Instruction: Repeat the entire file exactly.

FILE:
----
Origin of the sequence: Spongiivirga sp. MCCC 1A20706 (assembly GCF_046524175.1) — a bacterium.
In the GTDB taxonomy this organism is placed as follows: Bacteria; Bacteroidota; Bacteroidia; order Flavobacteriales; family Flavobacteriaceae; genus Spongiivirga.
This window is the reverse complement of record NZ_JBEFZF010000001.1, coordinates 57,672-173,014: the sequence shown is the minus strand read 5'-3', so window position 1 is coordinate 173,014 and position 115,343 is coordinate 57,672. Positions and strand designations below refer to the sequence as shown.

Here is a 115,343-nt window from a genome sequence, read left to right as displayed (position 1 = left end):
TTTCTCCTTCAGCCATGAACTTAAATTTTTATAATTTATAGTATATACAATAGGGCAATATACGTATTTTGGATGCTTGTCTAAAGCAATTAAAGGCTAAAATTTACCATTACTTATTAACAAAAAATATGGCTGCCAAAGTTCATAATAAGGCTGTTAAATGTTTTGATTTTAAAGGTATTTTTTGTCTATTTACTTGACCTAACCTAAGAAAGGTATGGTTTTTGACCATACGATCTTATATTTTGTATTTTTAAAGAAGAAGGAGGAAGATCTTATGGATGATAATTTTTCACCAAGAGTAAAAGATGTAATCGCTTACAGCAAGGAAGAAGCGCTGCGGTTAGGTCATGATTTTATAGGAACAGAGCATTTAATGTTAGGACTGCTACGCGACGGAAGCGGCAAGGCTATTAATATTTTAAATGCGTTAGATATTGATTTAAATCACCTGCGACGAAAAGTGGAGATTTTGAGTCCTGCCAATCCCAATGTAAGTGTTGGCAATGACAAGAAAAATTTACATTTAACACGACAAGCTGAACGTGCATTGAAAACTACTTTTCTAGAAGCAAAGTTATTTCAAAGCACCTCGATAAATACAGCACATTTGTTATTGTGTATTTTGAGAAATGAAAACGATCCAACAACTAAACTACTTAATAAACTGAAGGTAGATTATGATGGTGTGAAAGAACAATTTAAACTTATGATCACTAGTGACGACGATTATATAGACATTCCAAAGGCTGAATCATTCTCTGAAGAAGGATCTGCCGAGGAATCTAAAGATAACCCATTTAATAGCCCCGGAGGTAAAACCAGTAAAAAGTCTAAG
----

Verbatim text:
Origin of the sequence: Spongiivirga sp. MCCC 1A20706 (assembly GCF_046524175.1) — a bacterium.
In the GTDB taxonomy this organism is placed as follows: Bacteria; Bacteroidota; Bacteroidia; order Flavobacteriales; family Flavobacteriaceae; genus Spongiivirga.
This window is the reverse complement of record NZ_JBEFZF010000001.1, coordinates 57,672-173,014: the sequence shown is the minus strand read 5'-3', so window position 1 is coordinate 173,014 and position 115,343 is coordinate 57,672. Positions and strand designations below refer to the sequence as shown.

Here is a 115,343-nt window from a genome sequence, read left to right as displayed (position 1 = left end):
TTTCTCCTTCAGCCATGAACTTAAATTTTTATAATTTATAGTATATACAATAGGGCAATATACGTATTTTGGATGCTTGTCTAAAGCAATTAAAGGCTAAAATTTACCATTACTTATTAACAAAAAATATGGCTGCCAAAGTTCATAATAAGGCTGTTAAATGTTTTGATTTTAAAGGTATTTTTTGTCTATTTACTTGACCTAACCTAAGAAAGGTATGGTTTTTGACCATACGATCTTATATTTTGTATTTTTAAAGAAGAAGGAGGAAGATCTTATGGATGATAATTTTTCACCAAGAGTAAAAGATGTAATCGCTTACAGCAAGGAAGAAGCGCTGCGGTTAGGTCATGATTTTATAGGAACAGAGCATTTAATGTTAGGACTGCTACGCGACGGAAGCGGCAAGGCTATTAATATTTTAAATGCGTTAGATATTGATTTAAATCACCTGCGACGAAAAGTGGAGATTTTGAGTCCTGCCAATCCCAATGTAAGTGTTGGCAATGACAAGAAAAATTTACATTTAACACGACAAGCTGAACGTGCATTGAAAACTACTTTTCTAGAAGCAAAGTTATTTCAAAGCACCTCGATAAATACAGCACATTTGTTATTGTGTATTTTGAGAAATGAAAACGATCCAACAACTAAACTACTTAATAAACTGAAGGTAGATTATGATGGTGTGAAAGAACAATTTAAACTTATGATCACTAGTGACGACGATTATATAGACATTCCAAAGGCTGAATCATTCTCTGAAGAAGGATCTGCCGAGGAATCTAAAGATAACCCATTTAATAGCCCCGGAGGTAAAACCAGTAAAAAGTCTAAG